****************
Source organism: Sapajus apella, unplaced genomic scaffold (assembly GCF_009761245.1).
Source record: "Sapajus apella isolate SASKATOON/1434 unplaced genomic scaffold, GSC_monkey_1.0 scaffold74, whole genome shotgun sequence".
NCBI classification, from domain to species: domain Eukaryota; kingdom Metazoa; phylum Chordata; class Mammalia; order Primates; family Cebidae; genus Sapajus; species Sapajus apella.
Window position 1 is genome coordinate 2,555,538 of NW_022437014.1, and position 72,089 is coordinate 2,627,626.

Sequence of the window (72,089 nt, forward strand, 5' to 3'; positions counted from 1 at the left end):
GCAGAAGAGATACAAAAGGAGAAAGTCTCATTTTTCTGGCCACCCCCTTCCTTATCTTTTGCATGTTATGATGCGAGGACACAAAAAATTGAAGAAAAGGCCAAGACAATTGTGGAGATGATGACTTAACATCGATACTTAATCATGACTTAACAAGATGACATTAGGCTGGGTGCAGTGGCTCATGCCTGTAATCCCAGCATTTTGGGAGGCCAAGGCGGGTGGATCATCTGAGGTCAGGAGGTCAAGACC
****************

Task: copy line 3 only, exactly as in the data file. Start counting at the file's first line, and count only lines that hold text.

NCBI classification, from domain to species: domain Eukaryota; kingdom Metazoa; phylum Chordata; class Mammalia; order Primates; family Cebidae; genus Sapajus; species Sapajus apella.